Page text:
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The Three Ghosts

As a kid, I used to love playing Pac-Man. Scooting around the screen eating one dot after another — the simplicity of the game appealed to me, as did the ability to change my direction at any point. As you may know from playing the game yourself, no matter how good you get, there will be times when you pull off a sweet move only to find yourself face to face with the game’s enemy: a cartoon ghost.

Much like in Pac-Man, nutrition for body change has its own set of what I like to call “ghost factors.” They are not directly related to food intake, but they will absolutely catch up to you and sabotage your effort if you aren’t aware. After observing Lab clients do everything right nutritionally but struggle in at least one of these areas, we’ve elevated all of these three factors to equal (and at times greater) importance as caloric balance and progressive strength training.


Am I getting at least 6-8 hours of quality restful sleep > 90% of the time?

For many of us “improving nutrition” means simplifying our food choices, diligently tracking macros, and/or eliminating problem foods. However, we often ignore a far simpler aspect of our routine, which has an equally great (if not greater) impact on our body composition.


It’s our honest opinion that while most people recognize sleep as important, few actually believe the power it wields over our ability to increase muscle or decrease body fat. In our review of the research, here are a handful of downsides that come with shortchanging your shut-eye:

  • Slowed muscle repair and recovery (by blunting release of testosterone & growth hormone)
  • Impaired carbohydrate metabolism
  • Elevated cortisol levels
  • Greater risk of injury (due to slower reaction times and impaired judgement)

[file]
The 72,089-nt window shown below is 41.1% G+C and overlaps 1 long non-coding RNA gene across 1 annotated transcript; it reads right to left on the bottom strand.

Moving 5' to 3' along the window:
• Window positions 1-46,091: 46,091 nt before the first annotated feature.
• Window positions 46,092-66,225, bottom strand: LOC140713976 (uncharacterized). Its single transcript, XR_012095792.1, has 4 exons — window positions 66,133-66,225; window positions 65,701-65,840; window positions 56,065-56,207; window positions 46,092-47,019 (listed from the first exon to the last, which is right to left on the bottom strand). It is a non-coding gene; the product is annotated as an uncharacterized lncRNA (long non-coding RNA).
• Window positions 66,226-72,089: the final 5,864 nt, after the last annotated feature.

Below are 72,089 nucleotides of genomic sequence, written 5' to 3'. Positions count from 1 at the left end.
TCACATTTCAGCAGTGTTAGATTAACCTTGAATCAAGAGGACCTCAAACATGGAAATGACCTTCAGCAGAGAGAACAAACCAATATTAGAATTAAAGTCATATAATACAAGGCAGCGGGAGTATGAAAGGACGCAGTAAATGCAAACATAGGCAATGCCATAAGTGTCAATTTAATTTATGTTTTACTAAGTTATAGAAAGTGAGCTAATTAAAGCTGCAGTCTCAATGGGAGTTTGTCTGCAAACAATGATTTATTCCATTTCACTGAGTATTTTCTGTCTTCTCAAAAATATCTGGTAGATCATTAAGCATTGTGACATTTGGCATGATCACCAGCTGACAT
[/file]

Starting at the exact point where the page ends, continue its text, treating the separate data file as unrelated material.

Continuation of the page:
• Increased ghrelin (hunger hormone) and decreased leptin (satiety hormone)

**Note: a few of the studies that produced these outcomes used a sleep “deprivation” group that slept a modest 5.5-6.5 hours — it’s doesn’t have to be a BIG deficit to impact progress.

How to maximize sleep:

Not surprisingly, the number one thing you can do is to ALLOW TIME.  Aim for 7 to 9 hours of sleep per night (for those working out 5+ days per week, the higher end of this range is for you).  If you are already hitting this range consistently (or if circumstances don’t allow for any increase in sleep quantity), then the following strategies can be used to help improve sleep quality.

  1. AVOID BRIGHT SCREENS — Reduce/eliminate the use of electronics within the 30 minutes prior to bedtime.
  2. BE CONSISTENT — Try to sleep/wake at the same time each day to facilitate a healthy circadian rhythm.
  3. STAY COOL — Set your thermostat to around 67 degrees (+/- 3 degrees for personal preference). As the body prepares for sleep, there is a natural drop in body temperature and cooler rooms can help facilitate the process of falling asleep.
  4. START RIGHT — Get outside for sun exposure (even if it’s cloudy) for at least 15 minutes each day before 9:30am.  This morning sun exposure has been shown to set us up for better nighttime rest and provide a dose of Vitamin D to start the day right.
  5. ELIMINATE LATE CAFFEINE — Caffeine can stay in your system for 6-8 hours.  Cut off caffeine (or other stimulant) consumption at least 6 hours before sleep.
  6. SUPPLEMENT — Magnesium, Melation, Valerian Root, and L-Theanine may have a positive impact on relaxation and sleep cycles.
  7. TRY SOMETHING NEW — Biohackers rejoice!  Innovative methods such as red light therapy have growing pools of research suggesting that they may help improve sleep quality.